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  Antitrust - Legal News

Court declines to hear Microsoft antitrust case

  Antitrust  -   POSTED: 2014/04/28 16:16

The Supreme Court has declined to take up software maker Novell Inc.'s appeal in a long-running antitrust case against Microsoft Corp.

The justices on Monday let stand an appeals court ruling that rejected Novell's $1 billion lawsuit alleging Microsoft undermined the once popular WordPerfect writing program in favor of its own Word program with the Windows 95 rollout.

Novell claimed Microsoft duped it into developing WordPerfect for Windows 95 only to pull the plug so Microsoft could gain market share with its own product. Novell says it was forced to sell WordPerfect for a $1.2 billion loss.

The 10th Circuit ruled that Novell's complaint came too late and it failed to make the larger case that Microsoft was protecting a monopoly on operating systems.

FTC to issue subpoenas in Google antitrust probe

  Antitrust  -   POSTED: 2011/06/23 22:44

A published report says federal regulators are preparing to issue subpoenas to Google and other companies as authorities gather information for a broad antitrust probe into the Internet search leader's business practices.

The Wall Street Journal reported Thursday that the Federal Trade Commission will issue subpoenas "within days," which would signal that it has opened a formal investigation.

The FTC is looking into whether Google abuses its dominance of Internet search to extend its influence into other lucrative online markets, such as mapping, comparison shopping and travel. Rivals complain that Google Inc., which handles two out of every three Internet searches in the U.S., manipulates its results to steer users to its own sites and services and bury links to competitors.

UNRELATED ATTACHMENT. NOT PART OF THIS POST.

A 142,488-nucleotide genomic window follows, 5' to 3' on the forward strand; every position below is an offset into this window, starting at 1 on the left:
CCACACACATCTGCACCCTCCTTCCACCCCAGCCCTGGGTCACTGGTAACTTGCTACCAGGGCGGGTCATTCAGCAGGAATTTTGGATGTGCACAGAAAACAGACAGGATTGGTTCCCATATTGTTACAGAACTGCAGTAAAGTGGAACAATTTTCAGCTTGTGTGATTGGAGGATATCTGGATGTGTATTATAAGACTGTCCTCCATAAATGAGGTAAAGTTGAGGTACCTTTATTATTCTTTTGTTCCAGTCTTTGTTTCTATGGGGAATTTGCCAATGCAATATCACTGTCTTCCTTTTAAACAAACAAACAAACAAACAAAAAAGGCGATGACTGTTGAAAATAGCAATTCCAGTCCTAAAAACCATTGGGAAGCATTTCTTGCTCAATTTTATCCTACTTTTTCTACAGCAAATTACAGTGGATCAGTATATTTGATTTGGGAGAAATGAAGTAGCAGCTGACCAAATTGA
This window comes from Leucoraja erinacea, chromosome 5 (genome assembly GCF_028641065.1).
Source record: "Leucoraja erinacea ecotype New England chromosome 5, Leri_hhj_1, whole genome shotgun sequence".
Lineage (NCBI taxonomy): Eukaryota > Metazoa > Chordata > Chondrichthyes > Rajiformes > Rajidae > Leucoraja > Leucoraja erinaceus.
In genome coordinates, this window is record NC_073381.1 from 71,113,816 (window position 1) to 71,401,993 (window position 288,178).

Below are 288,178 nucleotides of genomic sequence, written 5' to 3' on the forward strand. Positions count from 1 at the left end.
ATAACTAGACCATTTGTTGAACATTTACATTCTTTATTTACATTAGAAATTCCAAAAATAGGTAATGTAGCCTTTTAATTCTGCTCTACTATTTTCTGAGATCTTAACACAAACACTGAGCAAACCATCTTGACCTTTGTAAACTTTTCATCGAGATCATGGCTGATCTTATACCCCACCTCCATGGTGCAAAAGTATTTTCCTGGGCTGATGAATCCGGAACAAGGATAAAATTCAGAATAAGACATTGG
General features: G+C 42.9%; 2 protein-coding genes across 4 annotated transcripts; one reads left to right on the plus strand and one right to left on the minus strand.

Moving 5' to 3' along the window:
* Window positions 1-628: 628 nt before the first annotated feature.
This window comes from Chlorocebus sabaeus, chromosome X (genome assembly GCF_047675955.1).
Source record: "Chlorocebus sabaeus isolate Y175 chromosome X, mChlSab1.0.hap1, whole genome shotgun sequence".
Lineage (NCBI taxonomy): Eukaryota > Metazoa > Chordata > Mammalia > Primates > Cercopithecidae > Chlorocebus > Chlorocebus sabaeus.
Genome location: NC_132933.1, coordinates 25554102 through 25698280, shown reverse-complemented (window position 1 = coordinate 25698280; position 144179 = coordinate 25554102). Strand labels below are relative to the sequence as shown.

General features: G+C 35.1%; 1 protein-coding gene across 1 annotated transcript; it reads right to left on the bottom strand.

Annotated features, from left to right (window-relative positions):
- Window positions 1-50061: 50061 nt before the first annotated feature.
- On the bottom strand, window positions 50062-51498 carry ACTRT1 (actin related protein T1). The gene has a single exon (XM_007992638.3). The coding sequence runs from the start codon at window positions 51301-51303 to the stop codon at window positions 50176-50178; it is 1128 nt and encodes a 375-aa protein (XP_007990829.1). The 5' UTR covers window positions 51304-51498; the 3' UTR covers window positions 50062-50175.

The European Commission and the Texas attorney general have already opened investigations into whether Google uses its enormous clout as a major gateway to the Internet to stifle competition online. The EU launched its investigation after competitors -- U.K.-based price comparison site Foundem, French legal search engine and Microsoft-owned shopping site Ciao -- complained that their services were being buried in Google search results.

Judge dismisses EA from NCAA antitrust lawsuit

  Antitrust  -   POSTED: 2011/05/07 10:36

A federal judge has dismissed video game maker Electronic Arts Inc. from a high-profile antitrust lawsuit challenging the NCAA's long-standing prohibition against paying student athletes for their performance.

But U.S. District Judge Claudia Wilken on Monday refused to drop the bulk of the case, which accuses the NCAA and its marketing company of operating an illegal sports marketing monopoly. Led by former UCLA basketball standout Ed O'Bannon, former athletes allege they are forced to forever sign away their commercial rights to play collegiate sports.

The judge refused to dismiss the NCAA and Collegiate Licensing Co. from the lawsuit that seeks to become a class action representing thousands of former football and basketball players who say the NCAA illegally controls their images forever without compensation.

The NCAA responds that players are free to make commercial deals after they leave college. NCAA policy prohibits players from receiving compensation while they are playing.

The judge said there is enough evidence to continue the litigation. But she said Monday that there was no evidence that Redwood City-based EA conspired with the NCAA to deny the players compensation and she dismissed the company from the lawsuit.

The O'Bannon case and another led by former Nebraska quarterback Sam Keller are being closely watched because of their potential to dramatically reshape the commercial relationship between the NCAA and its athletes. Keller's lawsuit also alleges that the NCAA is unfairly depriving athletes of their share of revenues generated by their performances. But Keller's lawsuit makes different legal arguments, claiming the NCAA is violating the players' commercial rights when it refuses to cut them in on marketing deals using their images. The Keller lawsuit also names EA as a defendant.

Dairy processor Dean Foods Co. will pay $30 million and take other undisclosed actions to settle allegations by a group of dairy farmers that it had monopolized the milk industry in the Northeast.